A study concludes that the firsts grapes grown in Northern California were produced by Peruvian vines taken by Russian colonists in the early 19th century.
A recently published academic paper aims to challenge the popular belief that the California Mission grape was first planted in California from vines brought from Mexico by Franciscan and Jesuit priests.
Instead, the article presents evidence that reveals the high probability that the firsts grapes of the Sonoma Valley were produced by Peruvian vines brought to the area by Russian colonists. The researchers conclude the vines were of Negra Criolla grapes. Along with tracing the history of Spanish and Russian settlement of California, the paper also provides DNA testing as proof.
Spanish and Russian settlement of California
Spanish explorers arrived in California in 1542, but didn’t colonize the area until the mid 19th century. It was around then that Russian expeditions also arrived in North America, first in Alaska where they set up otter fur businesses with plans of expanding south. To maintain dominion of the area, the Spanish crown set up religious missions and military headquarters throughout California.
While the Spanish established 21 missions from the very south of California to the north, the Russians established Fort Ross in Northern California in 1812. In order to provide supplies, including food for its settlers, the Russians planted many fruits and vegetables they encountered in their travels from Russia to the U.S., including grape vines from Peru.
From Russia to North America by way of Peru
In 1816, an expedition traversed the sea from Saint Petersburg, Russia to Alaska along the Atlantic Coast towards South America, with stops in Chile, Peru and Mexico. Aboard the ship was Kyrill T. Khlebnikov, who wrote and published his memoir depicting the voyage. He wrote that the captain of the ship brought aboard vines from Lima in 1817, taking them to Fort Ross. The same passage mentions that the grape vines bore fruit in 1823.
The researchers take this as proof of the cultivation of the Peruvian grape vines in Northern California. To show that these vines spread across the region, the researchers note the role of Friar Jose Altamira, first assigned to the Mission of San Francisco de Asis in 1820, located in the now city of San Francisco, a land inadequate for agriculture. Because of this, he founded a new mission in the fertile Sonoma Valley: the Mission San Francisco Solano in 1823, 56 miles north of San Francisco and 60 miles from the Russo-American Fort Ross.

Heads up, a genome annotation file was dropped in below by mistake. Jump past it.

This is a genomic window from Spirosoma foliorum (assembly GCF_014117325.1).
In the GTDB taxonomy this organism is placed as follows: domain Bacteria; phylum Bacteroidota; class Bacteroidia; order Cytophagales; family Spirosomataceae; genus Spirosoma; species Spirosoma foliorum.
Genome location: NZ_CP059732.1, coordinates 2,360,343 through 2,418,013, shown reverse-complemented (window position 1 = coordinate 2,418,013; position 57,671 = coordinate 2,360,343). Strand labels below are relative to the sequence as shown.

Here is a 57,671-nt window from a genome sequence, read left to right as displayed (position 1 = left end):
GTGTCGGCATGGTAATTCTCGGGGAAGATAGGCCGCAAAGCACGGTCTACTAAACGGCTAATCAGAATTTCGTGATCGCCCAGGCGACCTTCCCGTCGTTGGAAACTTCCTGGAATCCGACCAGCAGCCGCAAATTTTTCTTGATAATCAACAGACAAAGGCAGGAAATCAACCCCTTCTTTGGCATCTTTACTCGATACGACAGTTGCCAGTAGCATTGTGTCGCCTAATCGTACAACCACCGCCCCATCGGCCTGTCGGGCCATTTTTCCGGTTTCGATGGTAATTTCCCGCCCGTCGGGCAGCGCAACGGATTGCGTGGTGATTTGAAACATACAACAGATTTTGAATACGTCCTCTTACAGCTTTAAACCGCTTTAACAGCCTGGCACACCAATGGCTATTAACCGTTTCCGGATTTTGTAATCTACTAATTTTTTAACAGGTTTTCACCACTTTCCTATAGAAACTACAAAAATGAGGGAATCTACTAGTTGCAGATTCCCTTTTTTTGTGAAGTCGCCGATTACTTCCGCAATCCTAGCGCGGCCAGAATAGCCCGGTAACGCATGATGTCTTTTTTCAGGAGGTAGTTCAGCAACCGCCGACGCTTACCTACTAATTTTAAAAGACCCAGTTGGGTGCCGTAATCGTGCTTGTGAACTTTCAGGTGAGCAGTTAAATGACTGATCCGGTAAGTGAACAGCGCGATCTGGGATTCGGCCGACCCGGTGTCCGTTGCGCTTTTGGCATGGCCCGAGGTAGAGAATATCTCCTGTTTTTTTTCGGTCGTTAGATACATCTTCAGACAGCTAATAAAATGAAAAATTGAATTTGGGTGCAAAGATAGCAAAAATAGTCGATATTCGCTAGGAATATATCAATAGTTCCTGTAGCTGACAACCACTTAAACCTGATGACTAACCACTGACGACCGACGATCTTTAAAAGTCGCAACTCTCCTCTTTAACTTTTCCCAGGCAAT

Three thousand grape vine plants were planted in the new mission’s vineyard, which the researchers say were “surely born from cuttings taken from the vines of Fort Ross.” Furthermore, the Russian agriculturalist Egora J. Chernykh wrote a report in 1841 about the Russian agricultural practices that states: “Blue grapes are cultivated and yield good harvest and good taste.” The description bears great similarity to the Negra Criolla grape that grew rapidly in Peru during this time.
Peruvian vines put to the test
A DNA test is the final piece of evidence the researchers present to show the “high probability” that it was the grape vines from Peru that spread in Northern California in early 19th century. A 2007 study by the American Society for Enology and Viticulture shows that 52 out of the 79 varieties of Ancient American grapes: “were identical and synonym to the red variety currently known as Listan Prieto.” Indeed, the California Mission grape and the Peruvian grape known as Negra Criolla are genetically identical and synonym of Listan Prieto. Furthermore, the Listan Prieto grape has been identified as the first grape to be planted in Peru in the 16th century.
The Mission grape of California consists of two types: the Los Angeles grape and Sonoma grape. The characteristics of wine made with the Sonoma grape, the researchers conclude, are identical to the wine produced with Negra Criolla.
The paper ends with a final argument about the Los Angeles grape. It grows in Southern California and Mexico, and is believed to have been brought to the region by the Jesuits from Mexico. This grape is genetically identical to the Rosa de Peru grape, a minority grape brought from Peru to Southern California. It’s been considered a “separate and unique variety” but indeed is identical and synonym for the Listan Prieto, and therefore to the California Mission grape that originated from the Peruvian vines of Negra Criolla grape.
The research paper was authored by Guillermo Toro-Lira (National Engineer University, Peru), Karl Mendoza Solari (National Agrarian University, Peru) and Gustavo Alberto Aliquo (National Institute of Agricultural Techonology, Argentina). You can find the published article here.
Cover photo: HelenaPias/Pinterest
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